“I thought Sam had an outstanding season for us as well,” Pat Skaggs said. “As a point guard your main job is to do everything you can to lead the team to win. And there were nights where an assist is every bit as important as a made shot, especially at that position. We probably saw him score more later in the year and it was just kind of from game to game what was necessarily dictated that he needed to do. I think his all-around game of his assists and steals and his leadership really was excellent for us.

“Obviously we’re going to have high expectations of those two guys this offseason and next year as well. We obviously need to have several of our returners improve as well, but Sam and Will are two die-hard basketball-first guys and I know that they’re already working to make themselves better which in turn will make our team better next winter.”

Both have older siblings who have excelled in the game of basketball and Penny and Skaggs are making a name for themselves. With both of them returning next season, the Berries could be one of the favorites in the NCC along with Marion. The Berries placed fourth this season behind McCutcheon, Lafayette Jeff and Marion.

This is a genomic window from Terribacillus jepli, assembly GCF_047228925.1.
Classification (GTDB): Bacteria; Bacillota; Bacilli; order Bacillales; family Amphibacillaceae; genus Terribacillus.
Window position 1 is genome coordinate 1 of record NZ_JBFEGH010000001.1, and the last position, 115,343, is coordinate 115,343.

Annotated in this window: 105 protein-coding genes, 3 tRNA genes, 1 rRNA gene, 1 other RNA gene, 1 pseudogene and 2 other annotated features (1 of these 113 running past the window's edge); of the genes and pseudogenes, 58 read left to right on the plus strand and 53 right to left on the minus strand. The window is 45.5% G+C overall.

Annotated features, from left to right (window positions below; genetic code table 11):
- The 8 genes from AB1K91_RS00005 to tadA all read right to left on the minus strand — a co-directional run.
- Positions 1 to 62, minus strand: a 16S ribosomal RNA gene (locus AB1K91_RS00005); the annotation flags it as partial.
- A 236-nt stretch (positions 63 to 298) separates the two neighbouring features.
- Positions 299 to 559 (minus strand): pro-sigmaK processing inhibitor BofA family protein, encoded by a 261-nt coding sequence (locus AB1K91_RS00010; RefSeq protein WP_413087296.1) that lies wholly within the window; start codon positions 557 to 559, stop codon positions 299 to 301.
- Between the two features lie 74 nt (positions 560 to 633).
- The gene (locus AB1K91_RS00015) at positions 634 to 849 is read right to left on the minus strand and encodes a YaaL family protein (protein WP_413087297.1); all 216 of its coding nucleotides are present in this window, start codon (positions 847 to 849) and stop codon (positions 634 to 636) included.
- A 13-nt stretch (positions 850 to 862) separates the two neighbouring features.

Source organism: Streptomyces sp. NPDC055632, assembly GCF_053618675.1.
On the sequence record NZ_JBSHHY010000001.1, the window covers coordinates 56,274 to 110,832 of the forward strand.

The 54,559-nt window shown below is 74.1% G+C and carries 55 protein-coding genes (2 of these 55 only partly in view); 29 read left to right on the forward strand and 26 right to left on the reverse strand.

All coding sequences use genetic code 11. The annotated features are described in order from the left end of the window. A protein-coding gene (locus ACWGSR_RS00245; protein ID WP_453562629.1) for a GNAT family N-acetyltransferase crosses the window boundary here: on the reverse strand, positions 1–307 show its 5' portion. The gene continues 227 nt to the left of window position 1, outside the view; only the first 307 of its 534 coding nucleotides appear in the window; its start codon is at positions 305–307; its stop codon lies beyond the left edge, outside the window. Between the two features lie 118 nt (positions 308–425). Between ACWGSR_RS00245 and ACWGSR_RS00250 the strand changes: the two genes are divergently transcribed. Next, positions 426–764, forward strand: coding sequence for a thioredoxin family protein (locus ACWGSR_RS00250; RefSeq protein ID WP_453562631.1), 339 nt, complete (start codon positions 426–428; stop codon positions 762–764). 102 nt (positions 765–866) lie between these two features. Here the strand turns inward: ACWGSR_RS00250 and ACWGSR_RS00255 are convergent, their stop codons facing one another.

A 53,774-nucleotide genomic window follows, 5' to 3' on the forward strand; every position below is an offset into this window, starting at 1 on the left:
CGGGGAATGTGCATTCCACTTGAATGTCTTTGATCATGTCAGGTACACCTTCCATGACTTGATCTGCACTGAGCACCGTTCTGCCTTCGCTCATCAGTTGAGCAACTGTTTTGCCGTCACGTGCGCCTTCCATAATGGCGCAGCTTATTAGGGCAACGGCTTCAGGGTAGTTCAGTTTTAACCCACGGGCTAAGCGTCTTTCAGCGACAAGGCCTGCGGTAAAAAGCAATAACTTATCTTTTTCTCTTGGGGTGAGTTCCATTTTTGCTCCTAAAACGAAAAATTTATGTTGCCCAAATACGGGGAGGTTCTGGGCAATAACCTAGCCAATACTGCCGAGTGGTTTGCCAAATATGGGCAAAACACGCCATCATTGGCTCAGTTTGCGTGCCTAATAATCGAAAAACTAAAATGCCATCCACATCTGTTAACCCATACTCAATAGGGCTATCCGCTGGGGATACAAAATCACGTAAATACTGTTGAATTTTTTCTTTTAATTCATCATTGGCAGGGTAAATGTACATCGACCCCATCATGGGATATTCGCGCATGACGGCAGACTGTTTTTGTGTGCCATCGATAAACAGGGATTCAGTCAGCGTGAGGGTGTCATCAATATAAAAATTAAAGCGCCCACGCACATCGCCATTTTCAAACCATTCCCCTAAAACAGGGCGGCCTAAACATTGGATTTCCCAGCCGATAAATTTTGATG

“I know Marion has most of their guys coming back too,” Sam Skaggs said, “and I know most of the other schools are losing a lot. But those are still pretty big, good schools, so we’re still going to have to be ready every night.”

Skaggs and Penny have been playing basketball together for years now and have a good connection on the court. They are on the same AAU team this spring out of Lafayette.

“His game kind of goes with mine and mine kind of goes with his,” Skaggs said. “I kind of look to distribute a lot and he’s a good scorer and those two go hand in hand.